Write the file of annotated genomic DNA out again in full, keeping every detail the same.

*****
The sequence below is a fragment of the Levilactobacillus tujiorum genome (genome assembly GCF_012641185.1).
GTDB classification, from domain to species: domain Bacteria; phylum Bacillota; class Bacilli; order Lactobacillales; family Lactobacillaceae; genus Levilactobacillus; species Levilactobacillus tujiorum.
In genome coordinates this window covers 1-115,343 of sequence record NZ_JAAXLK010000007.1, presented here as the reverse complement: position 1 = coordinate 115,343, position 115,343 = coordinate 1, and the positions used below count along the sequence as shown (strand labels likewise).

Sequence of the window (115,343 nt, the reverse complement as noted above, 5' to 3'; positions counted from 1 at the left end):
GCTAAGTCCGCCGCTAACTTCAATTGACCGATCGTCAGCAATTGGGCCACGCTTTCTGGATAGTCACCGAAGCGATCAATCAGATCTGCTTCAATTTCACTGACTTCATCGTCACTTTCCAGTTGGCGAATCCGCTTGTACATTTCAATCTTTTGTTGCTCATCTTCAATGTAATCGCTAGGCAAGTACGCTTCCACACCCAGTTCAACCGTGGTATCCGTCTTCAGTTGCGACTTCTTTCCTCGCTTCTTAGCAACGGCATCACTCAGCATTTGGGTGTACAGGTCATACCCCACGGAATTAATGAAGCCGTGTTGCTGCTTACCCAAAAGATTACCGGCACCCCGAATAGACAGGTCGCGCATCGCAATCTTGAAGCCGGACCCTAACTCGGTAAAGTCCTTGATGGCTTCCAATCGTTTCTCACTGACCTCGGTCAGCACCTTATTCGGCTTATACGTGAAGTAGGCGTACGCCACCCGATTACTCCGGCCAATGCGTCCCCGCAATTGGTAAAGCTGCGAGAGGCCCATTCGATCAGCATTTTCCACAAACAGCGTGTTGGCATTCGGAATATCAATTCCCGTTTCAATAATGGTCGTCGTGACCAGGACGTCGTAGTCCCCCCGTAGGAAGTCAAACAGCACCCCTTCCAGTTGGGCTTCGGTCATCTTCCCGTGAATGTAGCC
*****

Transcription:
The sequence below is a fragment of the Levilactobacillus tujiorum genome (genome assembly GCF_012641185.1).
GTDB classification, from domain to species: domain Bacteria; phylum Bacillota; class Bacilli; order Lactobacillales; family Lactobacillaceae; genus Levilactobacillus; species Levilactobacillus tujiorum.
In genome coordinates this window covers 1-115,343 of sequence record NZ_JAAXLK010000007.1, presented here as the reverse complement: position 1 = coordinate 115,343, position 115,343 = coordinate 1, and the positions used below count along the sequence as shown (strand labels likewise).

Sequence of the window (115,343 nt, the reverse complement as noted above, 5' to 3'; positions counted from 1 at the left end):
GCTAAGTCCGCCGCTAACTTCAATTGACCGATCGTCAGCAATTGGGCCACGCTTTCTGGATAGTCACCGAAGCGATCAATCAGATCTGCTTCAATTTCACTGACTTCATCGTCACTTTCCAGTTGGCGAATCCGCTTGTACATTTCAATCTTTTGTTGCTCATCTTCAATGTAATCGCTAGGCAAGTACGCTTCCACACCCAGTTCAACCGTGGTATCCGTCTTCAGTTGCGACTTCTTTCCTCGCTTCTTAGCAACGGCATCACTCAGCATTTGGGTGTACAGGTCATACCCCACGGAATTAATGAAGCCGTGTTGCTGCTTACCCAAAAGATTACCGGCACCCCGAATAGACAGGTCGCGCATCGCAATCTTGAAGCCGGACCCTAACTCGGTAAAGTCCTTGATGGCTTCCAATCGTTTCTCACTGACCTCGGTCAGCACCTTATTCGGCTTATACGTGAAGTAGGCGTACGCCACCCGATTACTCCGGCCAATGCGTCCCCGCAATTGGTAAAGCTGCGAGAGGCCCATTCGATCAGCATTTTCCACAAACAGCGTGTTGGCATTCGGAATATCAATTCCCGTTTCAATAATGGTCGTCGTGACCAGGACGTCGTAGTCCCCCCGTAGGAAGTCAAACAGCACCCCTTCCAGTTGGGCTTCGGTCATCTTCCCGTGAATGTAGCC